parmagiana“Do you do therapy sessions?”

After hello, this is my opening line to Joe, my acupuncturist, when I appear for my weekly session recently.

He smiles.

“These kind of have that effect, don’t they?” he says about our sessions.

I explain that while walking the four blocks there, all I could think about was how I was going to get something parmigiana after I left his office. I’m an emotional eater and I’ve gotten much better about steering clear of danger zones to make me feel better. But this day I was obsessing in my head.

There was no discernible reason for this, I further explained to Joe. Nothing had happened to send me down an emotional road. Something was just there, hanging over me. I felt like I needed to cry and the tears weren’t coming.

Parmigiana. Soon.

After being on the acupuncture table for a while, just me and a lot of needles, I sat up and realized I felt refreshed. I had taken a lot of deep breaths and I could feel myself relaxing during the session, like something beyond my control was taking over. I suddenly had no desire for comfort food and wound up craving vegetables instead.

Mini-crisis averted.


wild_xlgThe next day I woke up feeling blah again. It was raining, which typically doesn’t affect me much, but it put me in a place where I realized I wanted to do something to keep myself from succumbing to a downward spiral. I didn’t want to return to the parmigiana place. I have found that giving myself reasons to move about and experience things can help until I get my emotional footing.

That’s when I decided to go see Wild, the movie based on the book by Cheryl Strayed. I really enjoyed the book, her journey, her truth and I wanted to see what Reese Witherspoon would do with it, both as a producer and an actor. Some of Witherspoon’s previous movies are the ones I watch over and over, you know, the ones you can’t pass by if you’re channel surfing, i.e. Walk the Line, Legally Blonde, Sweet Home Alabama.

I settled into my seat in the theater in Union Square in New York City on the film’s opening day. It was rainy outside, which made it cozy on this mid-afternoon. My plan was to walk one block to the Strand bookstore afterwards and browse. That is a dreamy afternoon in the world of me.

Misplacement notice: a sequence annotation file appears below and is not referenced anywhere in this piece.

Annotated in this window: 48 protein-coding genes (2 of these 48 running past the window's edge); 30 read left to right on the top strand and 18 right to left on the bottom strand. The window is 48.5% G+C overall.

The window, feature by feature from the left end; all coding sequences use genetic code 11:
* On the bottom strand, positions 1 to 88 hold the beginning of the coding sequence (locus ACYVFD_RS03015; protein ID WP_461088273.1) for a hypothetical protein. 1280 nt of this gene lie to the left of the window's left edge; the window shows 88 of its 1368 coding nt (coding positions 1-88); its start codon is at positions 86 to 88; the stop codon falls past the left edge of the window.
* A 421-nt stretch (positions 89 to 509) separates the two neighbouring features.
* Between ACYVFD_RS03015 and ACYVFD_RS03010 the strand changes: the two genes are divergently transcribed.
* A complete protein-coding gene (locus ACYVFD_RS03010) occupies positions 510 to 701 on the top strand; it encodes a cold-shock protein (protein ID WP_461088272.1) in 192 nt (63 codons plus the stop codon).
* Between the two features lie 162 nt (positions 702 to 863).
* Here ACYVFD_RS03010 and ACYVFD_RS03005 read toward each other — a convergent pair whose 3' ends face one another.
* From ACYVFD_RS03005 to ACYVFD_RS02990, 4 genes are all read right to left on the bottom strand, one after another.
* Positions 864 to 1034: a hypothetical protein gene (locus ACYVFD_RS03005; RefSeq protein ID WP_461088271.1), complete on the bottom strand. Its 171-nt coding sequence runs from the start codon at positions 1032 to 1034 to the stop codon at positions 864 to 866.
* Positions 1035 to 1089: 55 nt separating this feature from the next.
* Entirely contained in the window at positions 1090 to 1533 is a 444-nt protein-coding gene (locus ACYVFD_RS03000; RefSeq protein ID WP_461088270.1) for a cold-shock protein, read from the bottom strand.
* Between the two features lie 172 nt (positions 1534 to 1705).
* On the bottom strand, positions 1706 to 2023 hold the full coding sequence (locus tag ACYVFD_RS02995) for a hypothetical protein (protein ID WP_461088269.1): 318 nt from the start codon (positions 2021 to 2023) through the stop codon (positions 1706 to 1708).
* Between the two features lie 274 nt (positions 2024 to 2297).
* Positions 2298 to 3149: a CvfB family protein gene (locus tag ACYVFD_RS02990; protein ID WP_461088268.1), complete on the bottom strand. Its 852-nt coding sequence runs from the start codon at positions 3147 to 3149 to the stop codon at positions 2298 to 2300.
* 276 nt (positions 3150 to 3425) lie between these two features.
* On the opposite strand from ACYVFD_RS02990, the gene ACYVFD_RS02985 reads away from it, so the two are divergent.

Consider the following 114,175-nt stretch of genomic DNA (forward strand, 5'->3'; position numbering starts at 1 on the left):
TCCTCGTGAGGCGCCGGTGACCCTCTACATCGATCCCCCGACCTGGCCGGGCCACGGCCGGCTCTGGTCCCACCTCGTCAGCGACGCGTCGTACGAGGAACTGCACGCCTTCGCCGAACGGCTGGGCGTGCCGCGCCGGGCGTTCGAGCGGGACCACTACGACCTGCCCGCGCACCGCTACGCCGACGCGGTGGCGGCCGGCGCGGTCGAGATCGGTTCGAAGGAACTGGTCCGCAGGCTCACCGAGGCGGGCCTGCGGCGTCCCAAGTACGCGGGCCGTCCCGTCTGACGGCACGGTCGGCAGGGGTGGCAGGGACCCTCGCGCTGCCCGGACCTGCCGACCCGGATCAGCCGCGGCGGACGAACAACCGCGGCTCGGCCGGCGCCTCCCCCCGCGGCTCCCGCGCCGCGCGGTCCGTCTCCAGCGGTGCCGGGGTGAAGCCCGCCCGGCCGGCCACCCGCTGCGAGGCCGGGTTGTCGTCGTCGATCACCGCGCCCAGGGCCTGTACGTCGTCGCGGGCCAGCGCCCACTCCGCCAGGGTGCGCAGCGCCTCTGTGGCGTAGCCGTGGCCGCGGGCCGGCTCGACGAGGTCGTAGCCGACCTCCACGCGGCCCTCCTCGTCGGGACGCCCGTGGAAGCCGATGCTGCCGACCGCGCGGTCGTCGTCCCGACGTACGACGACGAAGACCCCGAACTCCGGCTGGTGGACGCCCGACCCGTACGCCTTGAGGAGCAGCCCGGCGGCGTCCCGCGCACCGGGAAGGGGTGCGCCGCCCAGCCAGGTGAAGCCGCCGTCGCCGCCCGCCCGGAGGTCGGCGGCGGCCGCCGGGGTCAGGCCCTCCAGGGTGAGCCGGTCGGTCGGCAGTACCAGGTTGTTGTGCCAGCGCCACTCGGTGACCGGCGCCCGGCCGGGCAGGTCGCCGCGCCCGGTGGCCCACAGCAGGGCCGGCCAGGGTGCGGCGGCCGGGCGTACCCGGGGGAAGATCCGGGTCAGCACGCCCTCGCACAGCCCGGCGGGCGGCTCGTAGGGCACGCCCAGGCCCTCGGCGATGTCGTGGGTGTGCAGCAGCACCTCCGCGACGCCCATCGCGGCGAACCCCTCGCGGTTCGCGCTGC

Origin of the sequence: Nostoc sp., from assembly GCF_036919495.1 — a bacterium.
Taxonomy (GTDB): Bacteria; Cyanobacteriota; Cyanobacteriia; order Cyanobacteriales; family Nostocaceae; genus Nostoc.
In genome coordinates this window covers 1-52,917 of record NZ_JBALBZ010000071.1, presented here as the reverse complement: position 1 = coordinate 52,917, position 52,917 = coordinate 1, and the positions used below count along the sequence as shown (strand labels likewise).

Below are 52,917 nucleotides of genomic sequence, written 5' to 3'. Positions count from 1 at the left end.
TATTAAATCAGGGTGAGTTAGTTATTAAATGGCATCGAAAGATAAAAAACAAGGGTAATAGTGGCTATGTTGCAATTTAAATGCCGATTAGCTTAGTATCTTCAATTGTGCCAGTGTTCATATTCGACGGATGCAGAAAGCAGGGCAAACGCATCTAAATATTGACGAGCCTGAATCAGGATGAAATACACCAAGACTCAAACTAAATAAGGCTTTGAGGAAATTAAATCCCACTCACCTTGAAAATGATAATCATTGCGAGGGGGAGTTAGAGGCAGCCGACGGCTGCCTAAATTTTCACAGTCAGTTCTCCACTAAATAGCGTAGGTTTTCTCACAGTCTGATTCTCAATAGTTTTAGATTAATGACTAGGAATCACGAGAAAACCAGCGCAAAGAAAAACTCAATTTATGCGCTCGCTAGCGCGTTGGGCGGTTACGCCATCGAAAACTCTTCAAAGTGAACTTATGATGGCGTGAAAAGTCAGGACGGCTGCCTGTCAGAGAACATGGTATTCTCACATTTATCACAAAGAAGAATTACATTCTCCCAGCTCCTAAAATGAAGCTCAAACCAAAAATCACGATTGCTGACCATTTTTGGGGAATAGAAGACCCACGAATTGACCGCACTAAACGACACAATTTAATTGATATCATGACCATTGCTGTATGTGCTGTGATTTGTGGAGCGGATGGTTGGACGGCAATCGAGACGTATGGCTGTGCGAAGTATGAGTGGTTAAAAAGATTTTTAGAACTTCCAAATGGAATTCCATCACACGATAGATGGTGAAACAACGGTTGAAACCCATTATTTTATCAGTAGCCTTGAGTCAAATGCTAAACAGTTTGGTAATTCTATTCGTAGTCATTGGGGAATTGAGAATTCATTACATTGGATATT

When the movie opened and I saw the real Cheryl Strayed in a cameo role, driving a truck and dropping off Reese Witherspoon (playing Cheryl Strayed) at the place where she’d begin her journey on the Pacific Crest Trail, I was hooked. The symbolism was so perfect. I could almost hear Strayed saying, “Go ahead, Reese, you’ve got this. Tell my story. It’s your story now.” I recall author Elizabeth Gilbert expressing a similar sentiment to Julia Roberts when she played Gilbert in the Eat Pray Love movie.

How freeing and yet frightening it must be to release your story that way. To let someone execute a vision of what you lived. And not some happy-go-lucky story either. This is excruciating in parts – grieving mixed with bloody blisters, fear of potential harm in the wilderness melding with the reality of divorce, constant questioning of yourself converging with an actual lack of water on the trail. All of that provides contrast to the most divinely poignant moments with nature and with complete strangers.

Despite knowing how the film would end, I lived those bumps with Strayed through Witherspoon. The backstory clips were interspersed in a way that lent context and gravity to what was happening on the trail. I liked that Strayed wrote meaningful quotes in the log books on the trail along the way. It was purposeful. It was survival. Walking her way to peace.

In the book Strayed writes, “I was entering. I was leaving. California streamed behind me like a long silk veil. I didn’t feel like a big fat idiot anymore. And I didn’t feel like a hard-ass motherfucking Amazonian queen. I felt fierce and humble and gathered up inside, like I was safe in this world too.”

And because we’ve all felt like a big fat idiot and we’d all likely expect to feel like an Amazonian queen after embarking on this kind of adventure, we simply nod and acknowledge her for getting to this place that buoys her. I found myself craving a journey that would buoy me as well.

When the credits rolled, there were tears streaming down my cheeks in the dark theater. I’d finally cried. I still wasn’t sure why, cinematic excellence aside.


The rain had stopped, I realized, as I emerged from the theater. I walked to the Strand with the intent of taking a look at a book I’d seen on The New York Times Best Sellers Travel List called 100 Places in France Every Woman Should Go. They didn’t have it, but I put my name on a list in case they get it.

Then I walked back out into the fresh air and mulled it all – the tears, my strong reaction to a story that doesn’t mirror my own, the emotional place I’d been in all week. Was it really all that hard to figure out? My own chronicled journey is in the hands of an agent. I know how hard it is to cut a vein and bleed all over the paper. And wait.

In the name of what, I often ask.

Maybe it’s so that someone else in a vulnerable place on a random day can feel, just acutely feel, when they hear my story. Just like Strayed’s did for me on this day.